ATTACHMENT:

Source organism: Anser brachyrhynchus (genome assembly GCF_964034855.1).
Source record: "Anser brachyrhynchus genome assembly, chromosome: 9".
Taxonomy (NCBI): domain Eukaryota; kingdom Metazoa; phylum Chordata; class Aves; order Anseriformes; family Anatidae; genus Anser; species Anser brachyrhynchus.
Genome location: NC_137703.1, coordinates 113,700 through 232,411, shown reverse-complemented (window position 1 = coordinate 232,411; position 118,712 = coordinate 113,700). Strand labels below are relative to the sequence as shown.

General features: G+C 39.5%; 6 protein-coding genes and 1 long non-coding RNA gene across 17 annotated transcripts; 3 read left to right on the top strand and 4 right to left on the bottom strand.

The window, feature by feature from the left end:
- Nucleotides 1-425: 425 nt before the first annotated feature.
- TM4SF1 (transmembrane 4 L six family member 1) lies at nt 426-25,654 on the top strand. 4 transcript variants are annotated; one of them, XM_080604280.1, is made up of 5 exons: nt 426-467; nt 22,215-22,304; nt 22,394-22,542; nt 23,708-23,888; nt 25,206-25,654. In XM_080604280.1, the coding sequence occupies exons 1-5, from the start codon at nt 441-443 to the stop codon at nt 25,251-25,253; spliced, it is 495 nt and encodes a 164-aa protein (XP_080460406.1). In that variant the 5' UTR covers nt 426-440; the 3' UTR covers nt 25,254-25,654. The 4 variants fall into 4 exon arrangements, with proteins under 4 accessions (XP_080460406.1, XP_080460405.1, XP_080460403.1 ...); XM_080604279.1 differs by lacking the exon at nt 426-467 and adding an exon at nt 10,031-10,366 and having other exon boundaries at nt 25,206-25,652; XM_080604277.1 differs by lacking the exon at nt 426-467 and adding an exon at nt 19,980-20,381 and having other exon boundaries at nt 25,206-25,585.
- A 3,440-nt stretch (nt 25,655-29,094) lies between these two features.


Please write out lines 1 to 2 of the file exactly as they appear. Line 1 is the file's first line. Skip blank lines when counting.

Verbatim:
Source organism: Anser brachyrhynchus (genome assembly GCF_964034855.1).
Source record: "Anser brachyrhynchus genome assembly, chromosome: 9".